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Repair of cyclobutane pyrimidine dimers or dimethylsulfate damage in DNA is identical in normal or telomerase-immortalized human skin fibroblasts.


ABSTRACT: The progression of a normal cell to senescence in vivo and in vitro is accompanied by a reduction in the length of the telomeres, the chromosome capping segments at the end of each linkage group. However, overexpression of the reverse transcriptase subunit (HTERT) of the ribonucleoprotein telomerase restores telomere length and delays cellular senescence. Although some data exist in the literature with respect to survival, no molecular data have shown that DNA repair in telomerase-immortalized cells is normal. Several telomerase-immortalized human skin fibroblast cell lines were constructed from a primary human fibroblast cell line. The primary line and the telomerase-immortalized cell lines were treated with either ultraviolet (UV) radiation or dimethylsulfate (DMS). UV radiation principally produces cyclobutane pyrimidine dimers that are repaired by nucleotide excision repair, whereas DMS introduces mainly N-methylpurines repaired by base excision repair. Here, we show that repair of both types of damage in the telomerase-immortalized human skin fibroblast cell lines is identical to repair observed in normal skin fibroblasts. Thus, telomerase expression and consequent immortalization of skin fibroblasts do not alter nucleotide or base excision repair in human cells.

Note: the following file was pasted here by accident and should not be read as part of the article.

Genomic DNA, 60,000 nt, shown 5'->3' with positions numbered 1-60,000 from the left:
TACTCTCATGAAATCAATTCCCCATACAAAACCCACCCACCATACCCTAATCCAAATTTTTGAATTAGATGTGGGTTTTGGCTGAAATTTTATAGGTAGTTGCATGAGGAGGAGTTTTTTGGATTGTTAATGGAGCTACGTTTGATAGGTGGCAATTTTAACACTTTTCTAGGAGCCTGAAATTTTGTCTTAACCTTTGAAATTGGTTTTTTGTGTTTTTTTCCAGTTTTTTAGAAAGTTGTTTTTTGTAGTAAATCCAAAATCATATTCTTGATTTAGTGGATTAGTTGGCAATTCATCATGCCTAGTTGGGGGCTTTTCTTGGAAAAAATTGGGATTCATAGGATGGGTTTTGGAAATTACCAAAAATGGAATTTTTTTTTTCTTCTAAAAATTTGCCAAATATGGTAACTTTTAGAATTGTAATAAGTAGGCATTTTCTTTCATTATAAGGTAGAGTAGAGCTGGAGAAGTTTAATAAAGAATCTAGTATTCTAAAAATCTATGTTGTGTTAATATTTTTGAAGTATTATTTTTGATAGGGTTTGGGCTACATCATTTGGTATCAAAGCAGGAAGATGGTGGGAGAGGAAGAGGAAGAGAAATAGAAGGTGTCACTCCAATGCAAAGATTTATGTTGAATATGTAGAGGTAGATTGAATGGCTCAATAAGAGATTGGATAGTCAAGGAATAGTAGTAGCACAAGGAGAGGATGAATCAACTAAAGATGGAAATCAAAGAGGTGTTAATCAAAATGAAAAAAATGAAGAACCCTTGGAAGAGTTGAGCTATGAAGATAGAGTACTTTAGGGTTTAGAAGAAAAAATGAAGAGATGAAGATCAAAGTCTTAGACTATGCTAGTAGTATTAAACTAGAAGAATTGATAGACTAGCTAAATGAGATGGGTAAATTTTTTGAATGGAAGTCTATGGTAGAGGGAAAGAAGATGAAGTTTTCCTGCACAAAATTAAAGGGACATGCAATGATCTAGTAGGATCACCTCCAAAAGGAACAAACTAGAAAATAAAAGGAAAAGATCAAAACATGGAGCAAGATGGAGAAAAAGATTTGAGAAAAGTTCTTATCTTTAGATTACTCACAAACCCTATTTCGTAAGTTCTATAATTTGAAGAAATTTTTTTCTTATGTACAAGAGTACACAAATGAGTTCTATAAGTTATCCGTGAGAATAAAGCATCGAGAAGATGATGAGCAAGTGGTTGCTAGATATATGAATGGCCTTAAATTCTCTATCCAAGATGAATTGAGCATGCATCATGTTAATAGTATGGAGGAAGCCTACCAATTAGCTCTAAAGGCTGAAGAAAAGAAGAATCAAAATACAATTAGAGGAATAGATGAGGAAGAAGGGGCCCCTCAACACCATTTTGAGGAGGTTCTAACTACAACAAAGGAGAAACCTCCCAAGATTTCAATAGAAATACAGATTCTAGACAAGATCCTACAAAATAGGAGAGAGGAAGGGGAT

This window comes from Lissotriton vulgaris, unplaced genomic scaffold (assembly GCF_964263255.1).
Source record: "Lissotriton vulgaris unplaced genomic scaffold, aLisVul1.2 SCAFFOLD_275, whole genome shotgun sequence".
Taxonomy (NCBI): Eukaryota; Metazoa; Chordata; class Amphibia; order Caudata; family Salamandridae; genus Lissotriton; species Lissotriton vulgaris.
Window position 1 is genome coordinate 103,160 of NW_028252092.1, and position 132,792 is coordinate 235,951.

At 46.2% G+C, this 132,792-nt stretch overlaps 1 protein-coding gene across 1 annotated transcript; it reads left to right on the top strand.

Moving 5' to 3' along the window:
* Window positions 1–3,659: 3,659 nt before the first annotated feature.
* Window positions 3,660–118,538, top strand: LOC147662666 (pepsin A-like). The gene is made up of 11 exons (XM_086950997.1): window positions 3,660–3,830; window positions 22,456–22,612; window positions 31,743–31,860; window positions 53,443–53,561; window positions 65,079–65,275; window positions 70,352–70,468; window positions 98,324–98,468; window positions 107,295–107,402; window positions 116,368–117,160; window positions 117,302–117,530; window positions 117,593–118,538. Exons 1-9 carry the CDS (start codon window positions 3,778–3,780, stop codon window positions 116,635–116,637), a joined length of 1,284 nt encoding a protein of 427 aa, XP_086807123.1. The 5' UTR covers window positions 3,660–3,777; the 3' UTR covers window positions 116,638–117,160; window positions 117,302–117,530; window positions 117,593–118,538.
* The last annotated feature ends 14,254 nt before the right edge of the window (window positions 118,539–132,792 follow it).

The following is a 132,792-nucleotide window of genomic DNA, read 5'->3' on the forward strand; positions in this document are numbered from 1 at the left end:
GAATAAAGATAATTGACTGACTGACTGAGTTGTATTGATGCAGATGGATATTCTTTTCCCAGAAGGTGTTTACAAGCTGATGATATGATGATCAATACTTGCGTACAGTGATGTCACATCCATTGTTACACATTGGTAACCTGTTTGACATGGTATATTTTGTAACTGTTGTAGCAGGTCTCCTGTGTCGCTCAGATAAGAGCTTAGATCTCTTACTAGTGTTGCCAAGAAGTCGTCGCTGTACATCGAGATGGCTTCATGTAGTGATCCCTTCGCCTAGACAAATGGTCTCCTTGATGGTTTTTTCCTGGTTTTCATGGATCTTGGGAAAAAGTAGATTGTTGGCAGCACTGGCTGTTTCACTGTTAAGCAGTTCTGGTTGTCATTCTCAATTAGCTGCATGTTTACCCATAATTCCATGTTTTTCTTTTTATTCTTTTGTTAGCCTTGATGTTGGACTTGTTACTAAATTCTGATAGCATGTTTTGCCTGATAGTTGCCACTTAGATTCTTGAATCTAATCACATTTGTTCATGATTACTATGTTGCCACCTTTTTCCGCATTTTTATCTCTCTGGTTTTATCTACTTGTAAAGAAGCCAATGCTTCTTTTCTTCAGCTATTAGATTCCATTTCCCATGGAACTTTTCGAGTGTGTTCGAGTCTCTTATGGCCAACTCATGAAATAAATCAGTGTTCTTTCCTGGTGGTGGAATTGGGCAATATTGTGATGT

PROVIDER: S-EPMC1087900 | BioStudies | 2005-01-01T00:00:00Z

REPOSITORIES: biostudies